Apr 01 2010
So I met my friend Joe Brannan at the 4 Mile Creek turn outside of Fairplay. We drove the 4Runner as far as we could through the snow. We got to about a mile or so below the Leavick site and gave up. From there it was easy skinning to the base of Mt Sheridan. A quick skin got us to the top. The wind was howling pretty good but it was manageable on the way to the summit. When we got to the top we tried to figure out if the summit gully went through or not. All we could see was the giant shark fins in the middle of the bottom of the gully. We looked down the ridge at the other gully. It looked really nice and the entrance seemed a bit more reasonable. This we decided would be our line. So we skied down the ridge to the top and got ready to drop in. We found well bonded snow on both sides of the gully and in the middle. It was a bit wet but it was stable.
As we made our exit to the Horseshoe/Peerless col the wind began to hammer us. I was bonking after 3 days of trips. I was trying to keep up but was having a really tough time. Joe made it to the ridge about 10 minutes before me and I lost sight of him. As I hit the ridge the wind gained speed to an amazing force. It knocked me to the ground 4 times. It had to be gusting over 100 mph with sustained speeds of 70+ mph. I looked around and couldn’t spot Joe anywhere. I looked up the ridge and walked over that way . Then I walked to the other side of the ridge thinking he had taken shelter in some of the rubble piles. I couldn’t find him anywhere. In my tired state I assumed he had left the ridge. I didn’t know what to do. I geared up and made flight for less windy slopes below. Looking back I realize how big a mistake this was. I shouldn’t have left the ridge. I should have stayed until I found him. I shouldn’t have left my partner. What if he had fallen and hurt himself. Although it never occurred to me that someone as strong as Joe would fall on a flat ridge and hurt himself it was possible, and looking back at that scenario, he would have been put in grave harm by my flight from the wind. He could have been going hypothermic and it would have taken me far too long to return to his aid. I WILL NEVER LEAVE MY PARTNER AGAIN.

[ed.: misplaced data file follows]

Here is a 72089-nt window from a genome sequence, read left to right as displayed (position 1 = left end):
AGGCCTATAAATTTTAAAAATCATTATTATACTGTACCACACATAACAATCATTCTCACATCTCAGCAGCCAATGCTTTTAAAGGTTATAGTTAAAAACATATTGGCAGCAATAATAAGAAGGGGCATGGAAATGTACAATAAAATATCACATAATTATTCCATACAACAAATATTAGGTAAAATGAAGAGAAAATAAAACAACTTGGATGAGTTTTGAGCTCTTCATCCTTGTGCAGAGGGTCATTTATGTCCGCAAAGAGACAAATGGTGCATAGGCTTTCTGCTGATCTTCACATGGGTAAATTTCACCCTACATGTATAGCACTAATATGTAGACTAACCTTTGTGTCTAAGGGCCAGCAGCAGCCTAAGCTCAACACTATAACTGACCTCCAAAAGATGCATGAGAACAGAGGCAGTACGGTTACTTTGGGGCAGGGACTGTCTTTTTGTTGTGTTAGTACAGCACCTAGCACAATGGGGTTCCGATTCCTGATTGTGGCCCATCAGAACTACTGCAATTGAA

I often think that the relationship between mountaineering partners transcends friendship. Friends in the “real” world very rarely go into harms way. Partners in the mountains find themselves there by choice as soon as they leave the car. And it is with this thought that I apologize to you Joe my friend and partner. I hope that you will forgive me of my lapse in judgment and will one day again venture into the backcountry with me. I believe that mistakes make you a better person for the lessons learned by them leave a more permanent mark. I also feel that by doing this here hopefully others might gain from this open and honest discourse. It’s not always perfect slopes and turns.
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